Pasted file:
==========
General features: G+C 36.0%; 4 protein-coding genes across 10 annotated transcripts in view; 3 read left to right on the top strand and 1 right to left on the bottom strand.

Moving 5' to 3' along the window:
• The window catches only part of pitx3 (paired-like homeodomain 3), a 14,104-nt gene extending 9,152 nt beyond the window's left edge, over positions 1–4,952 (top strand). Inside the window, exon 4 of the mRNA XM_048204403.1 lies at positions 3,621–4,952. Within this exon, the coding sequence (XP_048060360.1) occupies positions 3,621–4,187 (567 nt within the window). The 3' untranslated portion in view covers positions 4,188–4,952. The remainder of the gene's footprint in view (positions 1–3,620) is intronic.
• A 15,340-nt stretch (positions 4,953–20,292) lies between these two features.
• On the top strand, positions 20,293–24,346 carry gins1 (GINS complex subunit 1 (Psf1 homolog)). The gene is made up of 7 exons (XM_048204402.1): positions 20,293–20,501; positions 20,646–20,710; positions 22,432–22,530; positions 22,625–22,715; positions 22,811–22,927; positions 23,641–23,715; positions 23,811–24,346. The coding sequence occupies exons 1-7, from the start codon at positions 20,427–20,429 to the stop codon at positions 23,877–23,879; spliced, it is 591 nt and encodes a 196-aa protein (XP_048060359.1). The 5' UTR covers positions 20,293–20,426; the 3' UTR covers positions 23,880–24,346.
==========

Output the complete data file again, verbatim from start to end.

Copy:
General features: G+C 36.0%; 4 protein-coding genes across 10 annotated transcripts in view; 3 read left to right on the top strand and 1 right to left on the bottom strand.

Moving 5' to 3' along the window:
• The window catches only part of pitx3 (paired-like homeodomain 3), a 14,104-nt gene extending 9,152 nt beyond the window's left edge, over positions 1–4,952 (top strand). Inside the window, exon 4 of the mRNA XM_048204403.1 lies at positions 3,621–4,952. Within this exon, the coding sequence (XP_048060360.1) occupies positions 3,621–4,187 (567 nt within the window). The 3' untranslated portion in view covers positions 4,188–4,952. The remainder of the gene's footprint in view (positions 1–3,620) is intronic.
• A 15,340-nt stretch (positions 4,953–20,292) lies between these two features.
• On the top strand, positions 20,293–24,346 carry gins1 (GINS complex subunit 1 (Psf1 homolog)). The gene is made up of 7 exons (XM_048204402.1): positions 20,293–20,501; positions 20,646–20,710; positions 22,432–22,530; positions 22,625–22,715; positions 22,811–22,927; positions 23,641–23,715; positions 23,811–24,346. The coding sequence occupies exons 1-7, from the start codon at positions 20,427–20,429 to the stop codon at positions 23,877–23,879; spliced, it is 591 nt and encodes a 196-aa protein (XP_048060359.1). The 5' UTR covers positions 20,293–20,426; the 3' UTR covers positions 23,880–24,346.